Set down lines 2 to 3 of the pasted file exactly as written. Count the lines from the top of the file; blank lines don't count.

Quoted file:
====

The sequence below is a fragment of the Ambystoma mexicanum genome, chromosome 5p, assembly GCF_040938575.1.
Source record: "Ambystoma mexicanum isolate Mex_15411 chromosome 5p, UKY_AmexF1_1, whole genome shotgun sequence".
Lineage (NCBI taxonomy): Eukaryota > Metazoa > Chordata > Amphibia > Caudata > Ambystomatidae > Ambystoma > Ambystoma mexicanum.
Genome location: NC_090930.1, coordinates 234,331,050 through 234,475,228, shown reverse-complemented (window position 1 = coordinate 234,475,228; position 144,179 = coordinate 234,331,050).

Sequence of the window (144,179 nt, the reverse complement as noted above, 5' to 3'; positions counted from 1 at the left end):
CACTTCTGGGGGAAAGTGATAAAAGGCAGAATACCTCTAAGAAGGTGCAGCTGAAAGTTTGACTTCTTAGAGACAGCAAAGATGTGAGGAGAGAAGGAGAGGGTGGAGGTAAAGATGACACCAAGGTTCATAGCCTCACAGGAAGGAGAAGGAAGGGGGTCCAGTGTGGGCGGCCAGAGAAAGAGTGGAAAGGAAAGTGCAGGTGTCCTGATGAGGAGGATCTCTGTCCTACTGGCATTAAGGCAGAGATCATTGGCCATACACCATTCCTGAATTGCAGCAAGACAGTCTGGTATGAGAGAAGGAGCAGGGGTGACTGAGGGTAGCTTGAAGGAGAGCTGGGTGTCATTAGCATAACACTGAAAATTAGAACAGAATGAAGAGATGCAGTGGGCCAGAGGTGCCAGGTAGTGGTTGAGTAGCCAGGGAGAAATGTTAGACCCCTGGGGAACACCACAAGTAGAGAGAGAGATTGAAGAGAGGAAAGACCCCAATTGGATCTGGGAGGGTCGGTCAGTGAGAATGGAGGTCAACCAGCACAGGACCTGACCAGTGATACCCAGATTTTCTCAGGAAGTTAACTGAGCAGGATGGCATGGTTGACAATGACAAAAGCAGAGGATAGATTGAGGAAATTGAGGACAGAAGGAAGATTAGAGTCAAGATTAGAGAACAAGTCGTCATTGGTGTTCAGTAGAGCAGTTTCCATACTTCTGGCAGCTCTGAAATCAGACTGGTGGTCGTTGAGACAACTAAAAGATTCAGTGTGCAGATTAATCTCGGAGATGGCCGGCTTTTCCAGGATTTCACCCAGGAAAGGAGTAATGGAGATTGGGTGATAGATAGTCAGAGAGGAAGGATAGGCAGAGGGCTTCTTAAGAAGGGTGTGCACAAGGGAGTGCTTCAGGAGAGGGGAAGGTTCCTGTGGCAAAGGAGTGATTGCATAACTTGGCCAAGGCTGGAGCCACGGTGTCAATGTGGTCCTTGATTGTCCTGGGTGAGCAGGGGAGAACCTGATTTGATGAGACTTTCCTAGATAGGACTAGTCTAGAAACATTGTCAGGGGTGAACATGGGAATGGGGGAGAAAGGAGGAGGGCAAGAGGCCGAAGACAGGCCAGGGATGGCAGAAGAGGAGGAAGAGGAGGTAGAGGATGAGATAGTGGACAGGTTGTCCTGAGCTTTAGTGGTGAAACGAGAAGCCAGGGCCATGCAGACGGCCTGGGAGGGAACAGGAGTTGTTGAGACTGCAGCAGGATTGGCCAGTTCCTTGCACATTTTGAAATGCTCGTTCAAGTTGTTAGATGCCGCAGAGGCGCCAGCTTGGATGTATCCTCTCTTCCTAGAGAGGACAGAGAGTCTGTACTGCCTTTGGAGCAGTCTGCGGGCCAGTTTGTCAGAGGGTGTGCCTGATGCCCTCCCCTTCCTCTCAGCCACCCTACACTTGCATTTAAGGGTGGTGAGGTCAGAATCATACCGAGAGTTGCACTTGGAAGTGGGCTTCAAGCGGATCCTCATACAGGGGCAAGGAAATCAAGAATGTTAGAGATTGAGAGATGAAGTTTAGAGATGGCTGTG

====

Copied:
Source record: "Ambystoma mexicanum isolate Mex_15411 chromosome 5p, UKY_AmexF1_1, whole genome shotgun sequence".
Lineage (NCBI taxonomy): Eukaryota > Metazoa > Chordata > Amphibia > Caudata > Ambystomatidae > Ambystoma > Ambystoma mexicanum.